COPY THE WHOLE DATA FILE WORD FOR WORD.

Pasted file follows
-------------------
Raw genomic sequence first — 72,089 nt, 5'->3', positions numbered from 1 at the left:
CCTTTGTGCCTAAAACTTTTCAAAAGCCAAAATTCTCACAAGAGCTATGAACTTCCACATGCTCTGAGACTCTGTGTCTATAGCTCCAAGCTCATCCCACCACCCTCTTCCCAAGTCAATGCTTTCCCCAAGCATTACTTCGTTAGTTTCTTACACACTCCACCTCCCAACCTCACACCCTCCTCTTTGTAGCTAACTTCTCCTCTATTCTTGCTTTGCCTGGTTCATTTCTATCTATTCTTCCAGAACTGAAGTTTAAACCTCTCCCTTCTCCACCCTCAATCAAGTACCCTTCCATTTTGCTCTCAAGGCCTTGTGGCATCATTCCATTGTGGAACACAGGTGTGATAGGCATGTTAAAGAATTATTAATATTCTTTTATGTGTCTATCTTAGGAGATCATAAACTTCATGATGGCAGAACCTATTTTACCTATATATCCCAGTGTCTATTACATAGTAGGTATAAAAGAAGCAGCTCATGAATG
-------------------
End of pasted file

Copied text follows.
Raw genomic sequence first — 72,089 nt, 5'->3', positions numbered from 1 at the left:
CCTTTGTGCCTAAAACTTTTCAAAAGCCAAAATTCTCACAAGAGCTATGAACTTCCACATGCTCTGAGACTCTGTGTCTATAGCTCCAAGCTCATCCCACCACCCTCTTCCCAAGTCAATGCTTTCCCCAAGCATTACTTCGTTAGTTTCTTACACACTCCACCTCCCAACCTCACACCCTCCTCTTTGTAGCTAACTTCTCCTCTATTCTTGCTTTGCCTGGTTCATTTCTATCTATTCTTCCAGAACTGAAGTTTAAACCTCTCCCTTCTCCACCCTCAATCAAGTACCCTTCCATTTTGCTCTCAAGGCCTTGTGGCATCATTCCATTGTGGAACACAGGTGTGATAGGCATGTTAAAGAATTATTAATATTCTTTTATGTGTCTATCTTAGGAGATCATAAACTTCATGATGGCAGAACCTATTTTACCTATATATCCCAGTGTCTATTACATAGTAGGTATAAAAGAAGCAGCTCATGAATG